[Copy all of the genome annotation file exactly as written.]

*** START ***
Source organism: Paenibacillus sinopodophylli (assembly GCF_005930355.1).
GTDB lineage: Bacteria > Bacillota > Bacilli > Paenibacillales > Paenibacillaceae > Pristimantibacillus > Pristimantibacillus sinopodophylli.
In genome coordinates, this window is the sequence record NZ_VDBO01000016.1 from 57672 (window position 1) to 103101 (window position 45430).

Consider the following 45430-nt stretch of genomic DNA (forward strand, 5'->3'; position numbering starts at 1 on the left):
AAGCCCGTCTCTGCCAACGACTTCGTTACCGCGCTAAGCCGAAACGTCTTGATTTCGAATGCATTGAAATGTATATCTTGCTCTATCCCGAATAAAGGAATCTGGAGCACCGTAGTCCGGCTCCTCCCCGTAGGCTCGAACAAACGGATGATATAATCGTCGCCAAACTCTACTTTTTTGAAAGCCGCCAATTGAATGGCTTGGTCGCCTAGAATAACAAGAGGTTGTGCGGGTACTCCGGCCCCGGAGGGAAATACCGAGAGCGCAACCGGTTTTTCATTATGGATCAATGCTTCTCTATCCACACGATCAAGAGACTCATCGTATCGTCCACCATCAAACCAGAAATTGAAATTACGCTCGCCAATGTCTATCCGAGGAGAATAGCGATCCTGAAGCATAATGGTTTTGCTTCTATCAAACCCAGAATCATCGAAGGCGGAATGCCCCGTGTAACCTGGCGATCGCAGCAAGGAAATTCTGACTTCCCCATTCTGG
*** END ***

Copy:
Source organism: Paenibacillus sinopodophylli (assembly GCF_005930355.1).
GTDB lineage: Bacteria > Bacillota > Bacilli > Paenibacillales > Paenibacillaceae > Pristimantibacillus > Pristimantibacillus sinopodophylli.
In genome coordinates, this window is the sequence record NZ_VDBO01000016.1 from 57672 (window position 1) to 103101 (window position 45430).

Consider the following 45430-nt stretch of genomic DNA (forward strand, 5'->3'; position numbering starts at 1 on the left):
AAGCCCGTCTCTGCCAACGACTTCGTTACCGCGCTAAGCCGAAACGTCTTGATTTCGAATGCATTGAAATGTATATCTTGCTCTATCCCGAATAAAGGAATCTGGAGCACCGTAGTCCGGCTCCTCCCCGTAGGCTCGAACAAACGGATGATATAATCGTCGCCAAACTCTACTTTTTTGAAAGCCGCCAATTGAATGGCTTGGTCGCCTAGAATAACAAGAGGTTGTGCGGGTACTCCGGCCCCGGAGGGAAATACCGAGAGCGCAACCGGTTTTTCATTATGGATCAATGCTTCTCTATCCACACGATCAAGAGACTCATCGTATCGTCCACCATCAAACCAGAAATTGAAATTACGCTCGCCAATGTCTATCCGAGGAGAATAGCGATCCTGAAGCATAATGGTTTTGCTTCTATCAAACCCAGAATCATCGAAGGCGGAATGCCCCGTGTAACCTGGCGATCGCAGCAAGGAAATTCTGACTTCCCCATTCTGG